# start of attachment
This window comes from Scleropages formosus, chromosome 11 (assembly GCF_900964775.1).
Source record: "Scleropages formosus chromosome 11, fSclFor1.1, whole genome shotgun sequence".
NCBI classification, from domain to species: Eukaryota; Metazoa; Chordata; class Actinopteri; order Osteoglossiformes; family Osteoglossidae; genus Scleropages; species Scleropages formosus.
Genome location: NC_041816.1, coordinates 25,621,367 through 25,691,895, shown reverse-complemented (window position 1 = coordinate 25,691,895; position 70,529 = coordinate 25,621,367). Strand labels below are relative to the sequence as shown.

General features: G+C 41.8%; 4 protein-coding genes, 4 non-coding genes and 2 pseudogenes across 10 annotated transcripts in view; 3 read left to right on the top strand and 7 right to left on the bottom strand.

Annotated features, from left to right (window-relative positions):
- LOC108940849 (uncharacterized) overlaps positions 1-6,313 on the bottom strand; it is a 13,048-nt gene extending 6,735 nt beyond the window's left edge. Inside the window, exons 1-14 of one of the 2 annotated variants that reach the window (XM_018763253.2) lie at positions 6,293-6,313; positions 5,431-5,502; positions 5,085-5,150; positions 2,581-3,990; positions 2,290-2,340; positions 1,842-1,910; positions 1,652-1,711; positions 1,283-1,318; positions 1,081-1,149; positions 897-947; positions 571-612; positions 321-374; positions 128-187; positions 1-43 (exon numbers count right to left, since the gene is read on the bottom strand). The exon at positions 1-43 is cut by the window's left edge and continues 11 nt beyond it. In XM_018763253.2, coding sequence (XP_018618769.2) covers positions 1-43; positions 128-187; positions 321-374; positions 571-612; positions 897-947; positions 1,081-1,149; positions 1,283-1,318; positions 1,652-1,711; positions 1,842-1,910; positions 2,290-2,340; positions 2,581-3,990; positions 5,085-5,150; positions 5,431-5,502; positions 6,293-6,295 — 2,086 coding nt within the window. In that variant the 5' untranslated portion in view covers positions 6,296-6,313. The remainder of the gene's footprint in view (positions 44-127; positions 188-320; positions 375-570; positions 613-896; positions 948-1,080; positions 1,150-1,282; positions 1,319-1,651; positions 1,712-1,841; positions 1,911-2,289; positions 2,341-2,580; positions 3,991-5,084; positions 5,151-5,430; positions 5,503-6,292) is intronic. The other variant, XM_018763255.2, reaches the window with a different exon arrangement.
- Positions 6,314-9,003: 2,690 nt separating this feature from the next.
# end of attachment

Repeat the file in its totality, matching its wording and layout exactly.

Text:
This window comes from Scleropages formosus, chromosome 11 (assembly GCF_900964775.1).
Source record: "Scleropages formosus chromosome 11, fSclFor1.1, whole genome shotgun sequence".
NCBI classification, from domain to species: Eukaryota; Metazoa; Chordata; class Actinopteri; order Osteoglossiformes; family Osteoglossidae; genus Scleropages; species Scleropages formosus.
Genome location: NC_041816.1, coordinates 25,621,367 through 25,691,895, shown reverse-complemented (window position 1 = coordinate 25,691,895; position 70,529 = coordinate 25,621,367). Strand labels below are relative to the sequence as shown.

General features: G+C 41.8%; 4 protein-coding genes, 4 non-coding genes and 2 pseudogenes across 10 annotated transcripts in view; 3 read left to right on the top strand and 7 right to left on the bottom strand.

Annotated features, from left to right (window-relative positions):
- LOC108940849 (uncharacterized) overlaps positions 1-6,313 on the bottom strand; it is a 13,048-nt gene extending 6,735 nt beyond the window's left edge. Inside the window, exons 1-14 of one of the 2 annotated variants that reach the window (XM_018763253.2) lie at positions 6,293-6,313; positions 5,431-5,502; positions 5,085-5,150; positions 2,581-3,990; positions 2,290-2,340; positions 1,842-1,910; positions 1,652-1,711; positions 1,283-1,318; positions 1,081-1,149; positions 897-947; positions 571-612; positions 321-374; positions 128-187; positions 1-43 (exon numbers count right to left, since the gene is read on the bottom strand). The exon at positions 1-43 is cut by the window's left edge and continues 11 nt beyond it. In XM_018763253.2, coding sequence (XP_018618769.2) covers positions 1-43; positions 128-187; positions 321-374; positions 571-612; positions 897-947; positions 1,081-1,149; positions 1,283-1,318; positions 1,652-1,711; positions 1,842-1,910; positions 2,290-2,340; positions 2,581-3,990; positions 5,085-5,150; positions 5,431-5,502; positions 6,293-6,295 — 2,086 coding nt within the window. In that variant the 5' untranslated portion in view covers positions 6,296-6,313. The remainder of the gene's footprint in view (positions 44-127; positions 188-320; positions 375-570; positions 613-896; positions 948-1,080; positions 1,150-1,282; positions 1,319-1,651; positions 1,712-1,841; positions 1,911-2,289; positions 2,341-2,580; positions 3,991-5,084; positions 5,151-5,430; positions 5,503-6,292) is intronic. The other variant, XM_018763255.2, reaches the window with a different exon arrangement.
- Positions 6,314-9,003: 2,690 nt separating this feature from the next.